Sunday, 5 January 2014

Brian, what I love about that picture of your copy of Ultimatum is the spine, where the name of the publisher, “Clarke Irwin,” takes up more space than the title. And leaves barely enough room for “Rohmer.”

You always wonder about the meeting where that kind of thing happens. Where the author sees the first copy dummied up.

"What do you think?"

“Wow… yeah… uh… I couldn’t help but notice that the publisher's name is larger than mine… or the title… uh… is that a selling point?”

Also, I don’t want to brag, but I’ve started reading Ultimatum by Richard Rohmer.

Here's something nitpicky, but I have to say it: When the President leaves the White House, he gets on his “navy helicopter.” The President's helicopter is Marine One, which is, you know, operated by the Marines. The helicopter takes him to Dulles Airport, where he gets on Air Force One, a plane the real President tends to keep at Andrews Air Force Base.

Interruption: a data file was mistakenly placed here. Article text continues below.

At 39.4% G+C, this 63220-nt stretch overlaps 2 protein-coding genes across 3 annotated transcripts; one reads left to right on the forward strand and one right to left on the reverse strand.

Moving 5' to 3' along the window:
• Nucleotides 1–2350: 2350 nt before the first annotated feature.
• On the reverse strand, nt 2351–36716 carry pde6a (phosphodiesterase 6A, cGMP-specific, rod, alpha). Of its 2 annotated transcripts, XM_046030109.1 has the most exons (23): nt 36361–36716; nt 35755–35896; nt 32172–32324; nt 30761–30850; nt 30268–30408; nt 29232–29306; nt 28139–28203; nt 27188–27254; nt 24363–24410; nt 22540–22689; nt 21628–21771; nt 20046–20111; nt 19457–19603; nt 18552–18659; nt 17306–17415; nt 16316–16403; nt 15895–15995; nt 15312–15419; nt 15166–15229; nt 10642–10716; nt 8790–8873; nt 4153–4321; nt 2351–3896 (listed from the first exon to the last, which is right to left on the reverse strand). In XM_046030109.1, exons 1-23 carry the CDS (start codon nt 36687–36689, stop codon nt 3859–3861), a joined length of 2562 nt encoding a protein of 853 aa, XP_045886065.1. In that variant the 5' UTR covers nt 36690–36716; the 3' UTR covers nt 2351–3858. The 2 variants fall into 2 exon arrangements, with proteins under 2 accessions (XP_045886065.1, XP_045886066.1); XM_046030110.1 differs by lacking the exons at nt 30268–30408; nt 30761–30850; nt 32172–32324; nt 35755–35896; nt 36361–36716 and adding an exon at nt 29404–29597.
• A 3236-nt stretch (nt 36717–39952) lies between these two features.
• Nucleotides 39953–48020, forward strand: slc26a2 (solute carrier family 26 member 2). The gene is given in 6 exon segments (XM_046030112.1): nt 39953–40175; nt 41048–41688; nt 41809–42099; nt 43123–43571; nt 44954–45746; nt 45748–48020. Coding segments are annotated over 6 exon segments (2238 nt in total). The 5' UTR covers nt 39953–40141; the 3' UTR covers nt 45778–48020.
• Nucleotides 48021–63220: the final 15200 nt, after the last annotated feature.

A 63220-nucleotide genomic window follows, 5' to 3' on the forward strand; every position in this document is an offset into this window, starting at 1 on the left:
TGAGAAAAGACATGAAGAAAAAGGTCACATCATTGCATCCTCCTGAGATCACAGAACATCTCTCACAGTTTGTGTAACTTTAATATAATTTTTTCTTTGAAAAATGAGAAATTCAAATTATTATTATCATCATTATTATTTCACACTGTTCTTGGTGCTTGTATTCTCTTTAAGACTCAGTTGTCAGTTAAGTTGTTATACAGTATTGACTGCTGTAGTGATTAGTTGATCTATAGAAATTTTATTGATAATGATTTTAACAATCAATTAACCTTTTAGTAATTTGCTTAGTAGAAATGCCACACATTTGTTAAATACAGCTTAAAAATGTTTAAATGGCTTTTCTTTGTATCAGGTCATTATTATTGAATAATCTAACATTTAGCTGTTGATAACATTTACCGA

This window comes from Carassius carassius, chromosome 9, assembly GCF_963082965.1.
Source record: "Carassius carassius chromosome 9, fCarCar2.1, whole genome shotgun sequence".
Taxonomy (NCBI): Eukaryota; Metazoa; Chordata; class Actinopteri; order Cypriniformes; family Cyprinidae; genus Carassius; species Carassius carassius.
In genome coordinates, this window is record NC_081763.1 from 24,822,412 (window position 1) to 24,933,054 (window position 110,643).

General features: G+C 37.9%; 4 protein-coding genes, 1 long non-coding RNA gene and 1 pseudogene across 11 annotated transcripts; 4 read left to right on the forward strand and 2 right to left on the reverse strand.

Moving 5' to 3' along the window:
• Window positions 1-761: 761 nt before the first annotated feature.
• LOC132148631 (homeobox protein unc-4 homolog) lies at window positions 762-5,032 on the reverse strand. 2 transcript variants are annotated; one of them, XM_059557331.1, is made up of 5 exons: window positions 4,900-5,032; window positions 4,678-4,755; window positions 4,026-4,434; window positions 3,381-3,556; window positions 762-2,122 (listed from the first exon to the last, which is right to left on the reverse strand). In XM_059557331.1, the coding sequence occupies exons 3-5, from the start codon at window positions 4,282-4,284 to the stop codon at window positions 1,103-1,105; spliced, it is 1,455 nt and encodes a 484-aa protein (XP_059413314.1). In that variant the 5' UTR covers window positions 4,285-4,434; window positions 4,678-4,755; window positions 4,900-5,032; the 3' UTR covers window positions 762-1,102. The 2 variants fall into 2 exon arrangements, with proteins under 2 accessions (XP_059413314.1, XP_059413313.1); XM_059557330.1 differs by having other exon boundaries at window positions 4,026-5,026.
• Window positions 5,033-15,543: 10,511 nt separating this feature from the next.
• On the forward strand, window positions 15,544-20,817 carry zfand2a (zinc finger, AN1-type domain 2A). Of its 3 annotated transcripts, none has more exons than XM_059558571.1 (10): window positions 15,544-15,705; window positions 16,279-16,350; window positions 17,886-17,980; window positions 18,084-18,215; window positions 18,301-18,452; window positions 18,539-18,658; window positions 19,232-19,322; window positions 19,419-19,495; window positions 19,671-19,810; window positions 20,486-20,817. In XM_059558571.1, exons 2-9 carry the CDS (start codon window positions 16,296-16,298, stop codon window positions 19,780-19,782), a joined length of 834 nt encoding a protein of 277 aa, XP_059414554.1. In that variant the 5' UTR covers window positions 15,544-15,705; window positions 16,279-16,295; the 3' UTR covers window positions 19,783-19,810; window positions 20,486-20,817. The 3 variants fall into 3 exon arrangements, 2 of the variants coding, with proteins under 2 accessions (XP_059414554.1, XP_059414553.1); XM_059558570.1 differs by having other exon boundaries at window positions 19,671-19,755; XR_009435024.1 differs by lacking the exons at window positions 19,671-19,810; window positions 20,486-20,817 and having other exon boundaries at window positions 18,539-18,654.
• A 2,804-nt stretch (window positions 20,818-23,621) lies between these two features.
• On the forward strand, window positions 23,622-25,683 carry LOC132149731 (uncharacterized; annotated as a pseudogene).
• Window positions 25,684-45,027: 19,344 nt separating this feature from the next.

I know it’s a novel, and Rohmer can do what he wants, but it takes you out of it a little.

Later he calls the members of OPEC "the OPEC countries" which I remember was one of those trivial redundancies that drove grammar snobs up the walls.

I like the drawing of Air Force One, though.



  1. Trivia: Only once has a sitting US President flown on a Navy aircraft, which was temporarily (for the occasion) assigned the callsign Navy One. That occasion was when Bush the Younger flew in an S-3 Viking ASW aircraft to the aircraft carrier USS Abraham Lincoln to give the "Mission Accomplished" speech.

    Many people who've seen video of the speech assumed that the Lincoln was on station in the Persian Gulf. In fact it was at anchor in San Diego harbour at the time. Bush could have just taken a boat.

  2. That's pretty interesting. Always wondered why the Marines were in charge of the presidential helicopter, while the Air Force was in charge of the plane.